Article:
Less than a day after the Lexington Herald-Leader reported that Governor Steve Beshear organized a meeting between state pension fund representatives and his political supporters, the Republican Party of Kentucky is pouncing on the scandal. GOP Chairman Steve Robertson questioned why Democratic Attorney General Jack Conway has made no inquiry into the scandal, which involves managing the commonwealth’s multi-billion dollar pension funds for state and county employees.
“It is obvious that Steve Beshear’s administration has been far more worried about lining the pockets of political allies than the proper management and performance of state workers’ and state teachers’ retirement funds,” Robertson said in a news release. “Where is our attorney general on this? I know he’s busy with yet another campaign, but the governor is playing politics with the state’s pension funds and no one is safeguarding the people here.”
The newspaper confirmed the Beshear administration’s actions are under investigation by the U.S. Securities and Exchange Commission and that the state auditor is finalizing a broad examination of KRS as a result.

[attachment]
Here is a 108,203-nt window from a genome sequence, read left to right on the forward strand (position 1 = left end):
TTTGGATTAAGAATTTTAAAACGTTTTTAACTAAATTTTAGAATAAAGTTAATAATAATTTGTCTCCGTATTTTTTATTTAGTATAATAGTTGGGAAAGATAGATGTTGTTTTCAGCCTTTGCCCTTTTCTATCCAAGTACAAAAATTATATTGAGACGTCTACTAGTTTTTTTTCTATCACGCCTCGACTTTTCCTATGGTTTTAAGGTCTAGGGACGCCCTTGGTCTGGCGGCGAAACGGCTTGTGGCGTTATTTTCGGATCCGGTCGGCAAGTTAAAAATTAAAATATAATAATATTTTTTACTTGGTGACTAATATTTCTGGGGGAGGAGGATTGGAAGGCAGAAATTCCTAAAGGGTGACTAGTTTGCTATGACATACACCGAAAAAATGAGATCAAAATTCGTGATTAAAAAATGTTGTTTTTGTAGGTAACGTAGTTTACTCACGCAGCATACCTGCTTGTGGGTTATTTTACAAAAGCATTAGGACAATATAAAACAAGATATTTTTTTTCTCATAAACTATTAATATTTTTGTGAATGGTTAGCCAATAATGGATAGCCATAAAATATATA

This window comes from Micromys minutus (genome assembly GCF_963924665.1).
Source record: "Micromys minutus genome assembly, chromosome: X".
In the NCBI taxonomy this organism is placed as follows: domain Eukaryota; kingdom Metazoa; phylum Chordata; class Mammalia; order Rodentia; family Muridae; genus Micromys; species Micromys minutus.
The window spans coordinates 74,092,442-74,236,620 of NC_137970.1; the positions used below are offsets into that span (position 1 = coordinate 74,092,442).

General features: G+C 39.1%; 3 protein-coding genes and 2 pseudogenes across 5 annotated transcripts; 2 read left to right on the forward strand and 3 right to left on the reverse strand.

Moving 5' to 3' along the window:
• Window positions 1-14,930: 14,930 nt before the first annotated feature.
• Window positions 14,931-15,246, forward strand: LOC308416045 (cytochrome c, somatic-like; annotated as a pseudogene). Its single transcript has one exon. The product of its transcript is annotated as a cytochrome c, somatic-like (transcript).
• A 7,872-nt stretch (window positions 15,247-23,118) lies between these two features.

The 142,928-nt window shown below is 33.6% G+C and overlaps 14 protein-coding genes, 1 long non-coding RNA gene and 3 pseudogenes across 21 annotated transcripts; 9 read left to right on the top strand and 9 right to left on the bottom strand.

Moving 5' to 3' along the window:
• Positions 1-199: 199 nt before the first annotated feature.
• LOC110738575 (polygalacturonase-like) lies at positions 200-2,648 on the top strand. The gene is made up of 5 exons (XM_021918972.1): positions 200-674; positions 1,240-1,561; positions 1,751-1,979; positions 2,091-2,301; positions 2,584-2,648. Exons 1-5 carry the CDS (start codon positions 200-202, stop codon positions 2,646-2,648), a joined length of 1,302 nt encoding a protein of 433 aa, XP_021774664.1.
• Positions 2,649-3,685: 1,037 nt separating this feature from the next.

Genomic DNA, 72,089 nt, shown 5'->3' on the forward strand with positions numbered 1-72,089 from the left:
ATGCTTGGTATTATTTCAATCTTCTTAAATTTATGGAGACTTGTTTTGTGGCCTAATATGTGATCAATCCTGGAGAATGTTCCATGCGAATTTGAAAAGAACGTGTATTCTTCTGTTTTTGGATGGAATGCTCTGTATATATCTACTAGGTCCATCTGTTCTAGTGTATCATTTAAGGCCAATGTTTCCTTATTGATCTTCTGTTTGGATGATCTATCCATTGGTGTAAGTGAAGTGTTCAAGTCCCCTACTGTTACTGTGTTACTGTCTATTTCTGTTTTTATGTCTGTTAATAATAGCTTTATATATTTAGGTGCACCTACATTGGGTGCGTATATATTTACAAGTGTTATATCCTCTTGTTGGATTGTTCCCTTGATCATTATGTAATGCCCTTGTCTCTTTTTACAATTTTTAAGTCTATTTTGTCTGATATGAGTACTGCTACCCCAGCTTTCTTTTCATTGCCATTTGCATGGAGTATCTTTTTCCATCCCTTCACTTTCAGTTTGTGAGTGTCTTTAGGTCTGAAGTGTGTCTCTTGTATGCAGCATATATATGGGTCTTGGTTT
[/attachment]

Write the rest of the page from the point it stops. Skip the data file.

From the Herald-Leader:
At least twice in recent years, Gov. Steve Beshear’s office called the Kentucky Retirement Systems to suggest meetings with two of the governor’s Democratic political supporters who were working on behalf of private investment companies.
Asked why the governor’s office would call KRS in these instances, Beshear spokeswoman Kerri Richardson said such calls are meant to be “referrals,” not endorsements intended to pressure state officials on anyone’s behalf.
“Every day, the governor’s office receives requests for information or offers of services, which are then routed to the appropriate agencies,” Richardson said. “The governor’s ultimate objective for the retirement system is the protection and growth of funds for the benefits of hundreds of thousands of current and retired public employees.”
Robertson also cast doubt on whether Conway could objectively and ethically investigate the matter, considering two of the individuals named in the scandal are the attorney general’s former campaign manager and a Democratic lobbyist who has raised money for Conway.
“The fox cannot watch the hen house here,” said Robertson, who urged the appointment of an independent prosecutor. “Jack Conway’s loyalty should be with the people, not with his politics.”